Statistics.-Owing to the absence of a religious census in several important countries, the Jewish population of the world can only be given by inferential estimate.
Finally, since sense, memory and experience are the origin of inference, primary inference is categorical and existential, starting from sensory, memorial and experiential judgments as premises, and proceeding to inferential judgments as conclusions, which are categorical and existential, and are true, so far as they depend on sense, memory and experience.
The real order is sensation and sensory judgment, conception, memory and memorial judgment, experience and experiential judgment, inference, inferential judgment, inferential conception.
Two things are certain about inferential judgment: one, that when inference is based on sense and memory, inferential judgment starts from a combination of sensory and memorial judgment, both of which are beliefs that things exist; the other, that in consequence inferential judgment is a belief that smiliar things exist.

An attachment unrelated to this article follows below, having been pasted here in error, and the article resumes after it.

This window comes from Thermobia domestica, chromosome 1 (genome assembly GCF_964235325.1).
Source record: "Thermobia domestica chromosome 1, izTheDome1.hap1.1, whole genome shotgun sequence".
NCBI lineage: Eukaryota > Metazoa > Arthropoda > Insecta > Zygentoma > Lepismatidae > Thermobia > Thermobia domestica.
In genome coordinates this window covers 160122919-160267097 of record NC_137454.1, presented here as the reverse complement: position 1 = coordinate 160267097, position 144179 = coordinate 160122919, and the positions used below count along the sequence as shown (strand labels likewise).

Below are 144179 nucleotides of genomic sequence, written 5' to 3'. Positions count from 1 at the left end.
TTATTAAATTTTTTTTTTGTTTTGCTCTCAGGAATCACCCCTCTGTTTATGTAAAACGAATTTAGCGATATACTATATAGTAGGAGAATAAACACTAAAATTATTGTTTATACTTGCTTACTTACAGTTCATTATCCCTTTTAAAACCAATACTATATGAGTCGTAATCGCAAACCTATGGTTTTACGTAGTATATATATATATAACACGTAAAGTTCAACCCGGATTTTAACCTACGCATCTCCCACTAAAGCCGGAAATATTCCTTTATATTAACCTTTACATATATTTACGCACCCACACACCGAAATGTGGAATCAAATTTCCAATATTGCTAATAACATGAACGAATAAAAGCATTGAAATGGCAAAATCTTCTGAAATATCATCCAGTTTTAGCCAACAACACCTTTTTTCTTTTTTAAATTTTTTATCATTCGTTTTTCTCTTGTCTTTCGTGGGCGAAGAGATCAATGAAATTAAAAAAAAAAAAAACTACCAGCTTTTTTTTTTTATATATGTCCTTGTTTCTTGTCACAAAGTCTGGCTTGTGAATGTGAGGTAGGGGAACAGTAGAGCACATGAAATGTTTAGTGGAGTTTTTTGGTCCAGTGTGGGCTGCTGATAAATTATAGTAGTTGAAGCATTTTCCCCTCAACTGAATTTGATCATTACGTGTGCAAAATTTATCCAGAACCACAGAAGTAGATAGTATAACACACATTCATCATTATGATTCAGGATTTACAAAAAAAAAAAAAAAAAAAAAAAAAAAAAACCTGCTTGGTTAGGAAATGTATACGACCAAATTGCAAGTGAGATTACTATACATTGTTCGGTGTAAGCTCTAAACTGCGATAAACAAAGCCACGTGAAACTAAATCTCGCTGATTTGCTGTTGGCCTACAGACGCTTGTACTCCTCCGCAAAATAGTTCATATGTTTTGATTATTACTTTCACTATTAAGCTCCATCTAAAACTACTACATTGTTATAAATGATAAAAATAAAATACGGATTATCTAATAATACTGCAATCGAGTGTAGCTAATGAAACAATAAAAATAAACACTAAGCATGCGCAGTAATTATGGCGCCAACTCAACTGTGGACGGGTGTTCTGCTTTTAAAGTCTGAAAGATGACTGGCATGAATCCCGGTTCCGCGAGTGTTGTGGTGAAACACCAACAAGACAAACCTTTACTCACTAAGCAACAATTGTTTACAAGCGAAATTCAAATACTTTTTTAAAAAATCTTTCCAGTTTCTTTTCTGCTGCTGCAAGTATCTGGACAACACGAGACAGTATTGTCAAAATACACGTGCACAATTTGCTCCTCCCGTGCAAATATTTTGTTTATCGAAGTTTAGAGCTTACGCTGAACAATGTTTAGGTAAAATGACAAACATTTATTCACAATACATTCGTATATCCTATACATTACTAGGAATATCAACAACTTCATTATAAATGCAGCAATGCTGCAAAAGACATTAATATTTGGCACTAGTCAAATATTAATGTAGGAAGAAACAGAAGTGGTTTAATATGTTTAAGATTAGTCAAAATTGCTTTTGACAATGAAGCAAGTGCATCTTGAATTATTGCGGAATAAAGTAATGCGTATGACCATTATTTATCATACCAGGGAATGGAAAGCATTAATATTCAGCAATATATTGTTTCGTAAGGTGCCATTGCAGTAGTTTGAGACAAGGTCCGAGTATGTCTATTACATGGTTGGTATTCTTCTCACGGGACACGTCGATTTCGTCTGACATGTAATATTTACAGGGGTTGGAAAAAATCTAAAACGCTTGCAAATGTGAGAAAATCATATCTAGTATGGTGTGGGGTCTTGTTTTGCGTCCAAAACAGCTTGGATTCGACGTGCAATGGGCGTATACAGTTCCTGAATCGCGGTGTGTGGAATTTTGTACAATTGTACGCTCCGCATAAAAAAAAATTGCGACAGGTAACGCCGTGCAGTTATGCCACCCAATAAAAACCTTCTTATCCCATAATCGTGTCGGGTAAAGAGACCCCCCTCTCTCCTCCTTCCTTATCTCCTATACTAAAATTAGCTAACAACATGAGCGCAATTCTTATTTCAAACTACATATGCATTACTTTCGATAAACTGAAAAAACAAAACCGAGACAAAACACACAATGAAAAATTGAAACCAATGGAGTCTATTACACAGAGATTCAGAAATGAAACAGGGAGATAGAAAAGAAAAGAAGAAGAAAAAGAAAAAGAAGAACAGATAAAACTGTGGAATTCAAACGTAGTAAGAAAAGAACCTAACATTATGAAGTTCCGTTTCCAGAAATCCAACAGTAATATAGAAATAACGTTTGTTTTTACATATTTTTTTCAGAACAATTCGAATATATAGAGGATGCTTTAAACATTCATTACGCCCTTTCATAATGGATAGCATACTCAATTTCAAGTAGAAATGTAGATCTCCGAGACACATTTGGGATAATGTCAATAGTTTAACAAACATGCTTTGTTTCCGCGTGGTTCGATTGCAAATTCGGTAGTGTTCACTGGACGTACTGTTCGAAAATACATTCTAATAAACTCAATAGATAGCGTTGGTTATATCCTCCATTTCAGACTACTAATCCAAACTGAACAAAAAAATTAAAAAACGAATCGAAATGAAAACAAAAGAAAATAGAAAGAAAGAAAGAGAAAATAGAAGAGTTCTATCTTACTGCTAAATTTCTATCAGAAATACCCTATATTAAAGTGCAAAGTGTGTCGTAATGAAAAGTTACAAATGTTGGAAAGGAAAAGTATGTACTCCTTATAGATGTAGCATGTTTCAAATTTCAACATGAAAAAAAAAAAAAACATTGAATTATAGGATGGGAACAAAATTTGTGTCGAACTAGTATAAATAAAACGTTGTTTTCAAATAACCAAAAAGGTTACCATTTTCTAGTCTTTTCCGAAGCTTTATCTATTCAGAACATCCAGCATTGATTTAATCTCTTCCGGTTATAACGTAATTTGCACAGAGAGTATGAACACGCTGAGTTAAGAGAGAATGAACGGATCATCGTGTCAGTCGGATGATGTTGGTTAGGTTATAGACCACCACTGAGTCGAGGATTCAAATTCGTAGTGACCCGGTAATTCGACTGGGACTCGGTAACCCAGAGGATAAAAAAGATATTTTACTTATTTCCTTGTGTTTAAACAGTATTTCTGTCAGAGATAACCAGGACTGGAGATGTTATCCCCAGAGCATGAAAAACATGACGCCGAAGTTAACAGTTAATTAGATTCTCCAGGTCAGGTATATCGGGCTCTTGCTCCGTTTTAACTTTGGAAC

This elaborate consciousness of inferential process is the justification of logic as a distinct science, and is the first step in its method.
But, as the science of inference, it can make sure that inference, on the one hand, starts from sensory judgments about sensible things and logically proceeds to inferential judgments about similar things beyond sense, and, on the other hand, cannot logically go beyond the similar.
These are conclusions which primarily are inferred from sensory and memorial judgments; and so far as inference starts from sense of something sensible in the present, and from memory after sense of something sensible in the past, and concludes similar things, inferential judgments are indirect beliefs in being and in existence beyond ideas.
The conceptual logic supposes that conception always precedes judgment; but the truth is that sensory judgment begins and inferential judgment ends by preceding conception.
Inference then, so far as it starts from categorical and existential premises, causes conclusions, or inferential judgments, which require conceptions, but are categorical and existential judgments beyond conception.
Of the food which presses and is pressed by my mouth in eating), the inferential judgment with which I conclude is a belief that the latter exists as well as the former (e.g.